Playing the Birmingham Jail Card

Of all the claims made by U.S. Catholic bishops about their alleged victimization at the hands of Barack Obama, perhaps the most daring has to do with the legacy of the Rev. Dr. Martin Luther King Jr., and the Civil Rights Movement. As they left church this past Sunday, Catholics nationwide were handed parish bulletins with inserts promoting the hierarchy’s “Fortnight for Freedom,” two weeks of public events and protests against purported attacks on religious liberty in America, leading up to the Fourth of July. The one-page message from the bishops was wrapped within the timeless story of African American struggles for racial justice.

The Catholic leaders called special attention to King’s 1963 Letter from a Birmingham Jail, in which he quoted St. Augustine—“An unjust law is no law at all.” They elaborated: “When fundamental human goods, such as the right of conscience, are at stake, we may need to witness to the truth by resisting the law and incurring its penalties.”

Their April 12 statement, “Our First, Most Cherished Liberty,” started the bishops on this path toward calling for unspecified civil disobedience if that’s what it takes. At the time, the prelates announced their Fortnight for Freedom, hastening to add that it would coincide with the feast days of several Christian martyrs.

This 12-page exhortation was not penned in a squalid prison cell. It was probably drafted in the splendid headquarters of the U.S. Conference of Catholic Bishops in northeast Washington, D.C., or in a cardinal’s mansion. That aside, the bishops appear to be making an astonishing claim. They’re suggesting a sort of moral equivalence between their grievances under Obama and those of the Negro under segregation.

In the bulletin insert, the hierarchs did not even get around to talking about their campaign until halfway through the message, after mingling their gripes with the “dark history” of racial oppression.

The litany of complaints begins with the Obama administration’s ruling in January that employees of Catholic hospitals and universities must have access to contraception coverage through their healthcare plans. And it extends to other disputes including whether local Catholic Charities should receive government money for adoption services if they refuse to place children with gay couples. (This past spring I covered a refreshingly civil debate on these matters for Boston College Magazine, and the article is available here.)

Consider a few juxtapositions between the April 12 letter from a distressed hierarchy and the epistle from a Birmingham jail.

Lynching and Licenses

The bishops: “Boston, San Francisco, the District of Columbia and the state of Illinois have driven local Catholic Charities out of the business of providing adoption or foster care services—by revoking their licenses, by ending their government contracts, or both—because those Charities refused to place children with same-sex couples or unmarried opposite-sex couples who cohabit.”

King: “I guess it is easy for those who have never felt the stinging darts of segregation to say, ‘Wait.’ But when you have seen vicious mobs lynch your mothers and fathers at will and drown your sisters and brothers at whim; when you have seen hate-filled policemen curse, kick, brutalize and even kill your black brothers and sisters with impunity …”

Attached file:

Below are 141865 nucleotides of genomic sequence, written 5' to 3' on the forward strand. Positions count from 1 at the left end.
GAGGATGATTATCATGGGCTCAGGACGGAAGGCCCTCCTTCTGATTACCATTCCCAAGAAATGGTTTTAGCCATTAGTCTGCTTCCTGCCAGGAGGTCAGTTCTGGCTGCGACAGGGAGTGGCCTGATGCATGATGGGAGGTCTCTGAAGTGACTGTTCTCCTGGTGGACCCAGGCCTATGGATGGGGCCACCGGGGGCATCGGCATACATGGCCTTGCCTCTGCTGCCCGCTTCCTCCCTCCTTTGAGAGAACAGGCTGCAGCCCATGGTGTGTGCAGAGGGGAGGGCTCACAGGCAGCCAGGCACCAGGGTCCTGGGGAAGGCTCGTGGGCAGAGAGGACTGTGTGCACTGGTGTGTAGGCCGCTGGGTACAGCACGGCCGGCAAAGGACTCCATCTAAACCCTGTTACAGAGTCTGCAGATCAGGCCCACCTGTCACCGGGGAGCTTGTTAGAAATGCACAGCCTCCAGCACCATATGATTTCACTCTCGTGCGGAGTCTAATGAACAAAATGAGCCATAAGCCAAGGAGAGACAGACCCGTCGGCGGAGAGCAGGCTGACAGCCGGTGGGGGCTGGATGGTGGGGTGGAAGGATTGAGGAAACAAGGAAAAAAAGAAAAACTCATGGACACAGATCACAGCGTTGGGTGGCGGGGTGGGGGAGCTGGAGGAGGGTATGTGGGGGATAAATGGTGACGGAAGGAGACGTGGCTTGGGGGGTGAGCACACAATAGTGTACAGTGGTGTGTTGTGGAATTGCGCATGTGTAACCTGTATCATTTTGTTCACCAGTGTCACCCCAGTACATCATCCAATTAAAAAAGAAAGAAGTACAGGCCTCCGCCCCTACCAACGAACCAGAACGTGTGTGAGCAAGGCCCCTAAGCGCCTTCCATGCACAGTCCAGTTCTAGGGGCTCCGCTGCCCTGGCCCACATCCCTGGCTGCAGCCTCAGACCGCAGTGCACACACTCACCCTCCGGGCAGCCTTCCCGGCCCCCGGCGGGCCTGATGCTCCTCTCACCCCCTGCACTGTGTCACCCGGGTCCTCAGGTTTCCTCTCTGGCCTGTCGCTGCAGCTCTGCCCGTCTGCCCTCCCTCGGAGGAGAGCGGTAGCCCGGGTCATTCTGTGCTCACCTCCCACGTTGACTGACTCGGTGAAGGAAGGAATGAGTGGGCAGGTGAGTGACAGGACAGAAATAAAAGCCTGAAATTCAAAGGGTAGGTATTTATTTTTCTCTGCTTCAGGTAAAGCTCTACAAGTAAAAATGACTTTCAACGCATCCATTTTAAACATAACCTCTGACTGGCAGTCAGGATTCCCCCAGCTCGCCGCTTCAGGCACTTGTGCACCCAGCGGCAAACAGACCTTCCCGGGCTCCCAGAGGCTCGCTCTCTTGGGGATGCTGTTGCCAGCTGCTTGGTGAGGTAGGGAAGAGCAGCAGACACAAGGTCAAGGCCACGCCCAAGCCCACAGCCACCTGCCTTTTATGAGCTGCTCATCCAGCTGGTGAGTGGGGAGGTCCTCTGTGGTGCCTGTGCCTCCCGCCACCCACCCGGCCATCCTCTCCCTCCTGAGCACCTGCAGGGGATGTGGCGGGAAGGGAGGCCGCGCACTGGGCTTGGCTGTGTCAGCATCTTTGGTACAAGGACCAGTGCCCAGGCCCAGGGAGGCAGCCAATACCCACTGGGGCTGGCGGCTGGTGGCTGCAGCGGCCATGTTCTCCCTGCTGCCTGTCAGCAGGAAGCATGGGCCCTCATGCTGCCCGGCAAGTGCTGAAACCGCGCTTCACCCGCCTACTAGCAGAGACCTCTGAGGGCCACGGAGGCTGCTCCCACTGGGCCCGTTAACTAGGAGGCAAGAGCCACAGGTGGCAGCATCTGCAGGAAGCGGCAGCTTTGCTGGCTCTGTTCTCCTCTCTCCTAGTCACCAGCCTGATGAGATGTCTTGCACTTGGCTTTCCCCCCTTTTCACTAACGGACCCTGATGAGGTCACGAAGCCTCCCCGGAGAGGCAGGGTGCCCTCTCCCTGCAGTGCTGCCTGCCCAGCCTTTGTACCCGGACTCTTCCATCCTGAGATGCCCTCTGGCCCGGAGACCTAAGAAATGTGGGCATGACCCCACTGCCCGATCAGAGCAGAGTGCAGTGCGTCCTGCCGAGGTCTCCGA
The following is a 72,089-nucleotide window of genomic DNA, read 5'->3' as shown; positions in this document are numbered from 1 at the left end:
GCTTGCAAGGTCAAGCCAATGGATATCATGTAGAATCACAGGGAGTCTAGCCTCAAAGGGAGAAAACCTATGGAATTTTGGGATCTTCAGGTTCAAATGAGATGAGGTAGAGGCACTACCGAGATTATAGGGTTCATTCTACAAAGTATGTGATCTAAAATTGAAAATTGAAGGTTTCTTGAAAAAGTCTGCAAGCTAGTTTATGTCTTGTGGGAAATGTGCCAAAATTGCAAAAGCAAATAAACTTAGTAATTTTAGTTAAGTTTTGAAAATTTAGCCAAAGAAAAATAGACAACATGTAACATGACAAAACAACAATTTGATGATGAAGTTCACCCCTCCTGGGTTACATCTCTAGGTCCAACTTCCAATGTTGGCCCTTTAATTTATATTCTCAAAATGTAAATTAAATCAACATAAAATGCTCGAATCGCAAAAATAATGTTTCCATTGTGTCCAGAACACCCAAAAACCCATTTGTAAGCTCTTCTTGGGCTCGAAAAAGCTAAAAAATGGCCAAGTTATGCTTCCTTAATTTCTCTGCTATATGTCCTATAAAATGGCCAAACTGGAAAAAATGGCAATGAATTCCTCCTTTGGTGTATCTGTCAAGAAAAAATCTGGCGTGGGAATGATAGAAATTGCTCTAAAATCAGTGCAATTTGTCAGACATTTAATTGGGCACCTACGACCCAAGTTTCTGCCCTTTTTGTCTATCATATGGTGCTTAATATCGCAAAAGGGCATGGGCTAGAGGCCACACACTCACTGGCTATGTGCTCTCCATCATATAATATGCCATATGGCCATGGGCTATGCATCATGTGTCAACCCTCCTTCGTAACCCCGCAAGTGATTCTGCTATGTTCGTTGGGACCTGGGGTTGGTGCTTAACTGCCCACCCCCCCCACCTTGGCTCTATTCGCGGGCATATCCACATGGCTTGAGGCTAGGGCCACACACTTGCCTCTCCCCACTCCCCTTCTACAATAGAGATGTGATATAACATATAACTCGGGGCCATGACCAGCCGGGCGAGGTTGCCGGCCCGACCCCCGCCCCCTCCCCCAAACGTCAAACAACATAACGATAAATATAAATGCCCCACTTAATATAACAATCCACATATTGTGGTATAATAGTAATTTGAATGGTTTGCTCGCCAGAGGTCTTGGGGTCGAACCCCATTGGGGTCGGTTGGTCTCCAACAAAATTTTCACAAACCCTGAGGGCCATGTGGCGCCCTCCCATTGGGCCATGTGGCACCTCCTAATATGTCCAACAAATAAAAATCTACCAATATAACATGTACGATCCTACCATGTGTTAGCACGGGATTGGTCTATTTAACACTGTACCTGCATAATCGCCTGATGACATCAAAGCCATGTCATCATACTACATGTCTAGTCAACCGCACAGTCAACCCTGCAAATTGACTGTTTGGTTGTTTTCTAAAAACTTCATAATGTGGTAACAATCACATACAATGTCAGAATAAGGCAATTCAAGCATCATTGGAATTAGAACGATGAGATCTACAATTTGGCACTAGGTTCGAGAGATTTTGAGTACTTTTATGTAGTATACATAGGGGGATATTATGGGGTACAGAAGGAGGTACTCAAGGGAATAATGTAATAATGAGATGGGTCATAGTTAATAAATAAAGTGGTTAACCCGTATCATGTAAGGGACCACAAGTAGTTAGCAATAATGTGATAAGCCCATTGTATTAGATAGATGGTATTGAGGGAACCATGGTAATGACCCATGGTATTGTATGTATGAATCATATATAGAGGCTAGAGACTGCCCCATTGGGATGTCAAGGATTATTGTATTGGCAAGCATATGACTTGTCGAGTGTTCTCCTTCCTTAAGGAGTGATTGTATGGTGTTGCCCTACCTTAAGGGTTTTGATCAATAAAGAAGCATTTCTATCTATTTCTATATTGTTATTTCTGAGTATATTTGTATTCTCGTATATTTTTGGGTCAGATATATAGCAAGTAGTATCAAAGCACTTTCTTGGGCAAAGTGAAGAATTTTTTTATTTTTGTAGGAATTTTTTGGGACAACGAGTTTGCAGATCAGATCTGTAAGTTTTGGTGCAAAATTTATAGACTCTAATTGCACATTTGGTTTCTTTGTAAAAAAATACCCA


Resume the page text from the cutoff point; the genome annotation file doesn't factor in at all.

The bishops: “New York City enacted a rule that barred the Bronx Household of Faith and sixty other churches from renting public schools on weekends for worship services even though non-religious groups could rent the same schools for scores of other uses. While this would not frequently affect Catholic parishes, which generally own their own buildings, it would be devastating to many smaller congregations. It is a simple case of discrimination against religious believers.”

King: “ … when you are humiliated day in and day out by nagging signs reading ‘white’ and ‘colored’; when your first name becomes ‘nigger’ and your middle name becomes ‘boy’ (however old you are) … when your wife and mother are never given the respect title ‘Mrs.’; when you are harried by day and haunted by night by the fact that you are a Negro, living constantly at tiptoe stance never quite knowing what to expect next, and plagued with inner fears and outer resentments … then you will understand why we find it difficult to wait.”

Just and Unjust Laws

The bishops: “An unjust law cannot be obeyed. In the face of an unjust law, an accommodation is not to be sought … Catholics in America must have the courage not to obey [unjust laws].” And, the bishops, quoting directly from King’s letter: “How does one determine when a law is just or unjust? A just law is a man-made code that squares with the moral law or the law of God. An unjust law is a code that is out of harmony with the moral law.”

King: “Let us turn to a more concrete example of just and unjust laws. An unjust law is a code that a majority inflicts on a minority that is not binding on itself. This is difference made legal. On the other hand a just law is a code that a majority compels a minority to follow that it is willing to follow itself. This is sameness made legal.” (Note: By this standard, the contraception mandate is not unjust because it applies equally to everyone.)

There are fair contentions on both sides of the debate over whether government is going too far in one or more of the cases exhibited by the Catholic hierarchy. The matter of the bishops and Obama is not a simple one. But the question of their campaign and the historic struggle for civil rights is plain enough: there’s no comparison. The issue of segregation was black and white morally as well as racially, a simple matter of decency and justice. The fight that the bishops have engaged has little of that clarity.

The bishops would do us all a favor by positioning themselves as religious leaders who object to what they see as a debatable public policy, rather than as martyrs in the making with God and the GOP on their side. …read more